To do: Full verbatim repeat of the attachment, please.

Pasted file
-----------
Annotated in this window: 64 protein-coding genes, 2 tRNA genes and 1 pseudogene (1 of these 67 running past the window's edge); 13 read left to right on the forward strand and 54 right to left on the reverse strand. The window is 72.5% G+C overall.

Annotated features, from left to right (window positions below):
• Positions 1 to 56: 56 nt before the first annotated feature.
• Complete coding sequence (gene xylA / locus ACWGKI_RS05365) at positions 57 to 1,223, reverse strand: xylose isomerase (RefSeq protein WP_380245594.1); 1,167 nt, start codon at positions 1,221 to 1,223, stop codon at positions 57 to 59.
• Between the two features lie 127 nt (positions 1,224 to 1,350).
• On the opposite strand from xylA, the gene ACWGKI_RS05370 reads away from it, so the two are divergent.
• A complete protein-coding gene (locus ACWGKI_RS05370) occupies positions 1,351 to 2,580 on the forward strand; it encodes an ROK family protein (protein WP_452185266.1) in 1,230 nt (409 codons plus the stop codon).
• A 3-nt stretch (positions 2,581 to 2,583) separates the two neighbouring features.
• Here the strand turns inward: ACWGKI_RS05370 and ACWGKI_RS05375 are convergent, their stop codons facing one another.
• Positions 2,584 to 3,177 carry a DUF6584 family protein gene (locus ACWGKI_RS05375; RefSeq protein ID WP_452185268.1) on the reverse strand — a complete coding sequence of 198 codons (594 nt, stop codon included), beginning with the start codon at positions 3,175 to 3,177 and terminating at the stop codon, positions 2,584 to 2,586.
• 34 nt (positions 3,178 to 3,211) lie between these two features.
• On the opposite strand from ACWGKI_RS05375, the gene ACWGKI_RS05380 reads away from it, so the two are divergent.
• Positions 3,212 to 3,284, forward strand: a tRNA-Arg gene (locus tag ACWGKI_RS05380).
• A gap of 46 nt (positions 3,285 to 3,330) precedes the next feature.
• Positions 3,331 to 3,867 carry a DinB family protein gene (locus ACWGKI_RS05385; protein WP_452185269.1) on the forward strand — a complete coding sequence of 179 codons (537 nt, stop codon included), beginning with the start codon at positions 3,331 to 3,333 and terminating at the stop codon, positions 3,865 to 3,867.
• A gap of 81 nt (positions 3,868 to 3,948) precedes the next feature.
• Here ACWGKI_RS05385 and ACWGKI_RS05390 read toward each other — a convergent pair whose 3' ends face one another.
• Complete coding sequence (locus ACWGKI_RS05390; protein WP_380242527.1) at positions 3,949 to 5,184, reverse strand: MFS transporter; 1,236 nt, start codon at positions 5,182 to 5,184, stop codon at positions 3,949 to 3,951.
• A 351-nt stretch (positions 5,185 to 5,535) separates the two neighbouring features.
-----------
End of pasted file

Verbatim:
Annotated in this window: 64 protein-coding genes, 2 tRNA genes and 1 pseudogene (1 of these 67 running past the window's edge); 13 read left to right on the forward strand and 54 right to left on the reverse strand. The window is 72.5% G+C overall.

Annotated features, from left to right (window positions below):
• Positions 1 to 56: 56 nt before the first annotated feature.
• Complete coding sequence (gene xylA / locus ACWGKI_RS05365) at positions 57 to 1,223, reverse strand: xylose isomerase (RefSeq protein WP_380245594.1); 1,167 nt, start codon at positions 1,221 to 1,223, stop codon at positions 57 to 59.
• Between the two features lie 127 nt (positions 1,224 to 1,350).
• On the opposite strand from xylA, the gene ACWGKI_RS05370 reads away from it, so the two are divergent.
• A complete protein-coding gene (locus ACWGKI_RS05370) occupies positions 1,351 to 2,580 on the forward strand; it encodes an ROK family protein (protein WP_452185266.1) in 1,230 nt (409 codons plus the stop codon).
• A 3-nt stretch (positions 2,581 to 2,583) separates the two neighbouring features.
• Here the strand turns inward: ACWGKI_RS05370 and ACWGKI_RS05375 are convergent, their stop codons facing one another.
• Positions 2,584 to 3,177 carry a DUF6584 family protein gene (locus ACWGKI_RS05375; RefSeq protein ID WP_452185268.1) on the reverse strand — a complete coding sequence of 198 codons (594 nt, stop codon included), beginning with the start codon at positions 3,175 to 3,177 and terminating at the stop codon, positions 2,584 to 2,586.
• 34 nt (positions 3,178 to 3,211) lie between these two features.
• On the opposite strand from ACWGKI_RS05375, the gene ACWGKI_RS05380 reads away from it, so the two are divergent.
• Positions 3,212 to 3,284, forward strand: a tRNA-Arg gene (locus tag ACWGKI_RS05380).
• A gap of 46 nt (positions 3,285 to 3,330) precedes the next feature.
• Positions 3,331 to 3,867 carry a DinB family protein gene (locus ACWGKI_RS05385; protein WP_452185269.1) on the forward strand — a complete coding sequence of 179 codons (537 nt, stop codon included), beginning with the start codon at positions 3,331 to 3,333 and terminating at the stop codon, positions 3,865 to 3,867.
• A gap of 81 nt (positions 3,868 to 3,948) precedes the next feature.
• Here ACWGKI_RS05385 and ACWGKI_RS05390 read toward each other — a convergent pair whose 3' ends face one another.
• Complete coding sequence (locus ACWGKI_RS05390; protein WP_380242527.1) at positions 3,949 to 5,184, reverse strand: MFS transporter; 1,236 nt, start codon at positions 5,182 to 5,184, stop codon at positions 3,949 to 3,951.
• A 351-nt stretch (positions 5,185 to 5,535) separates the two neighbouring features.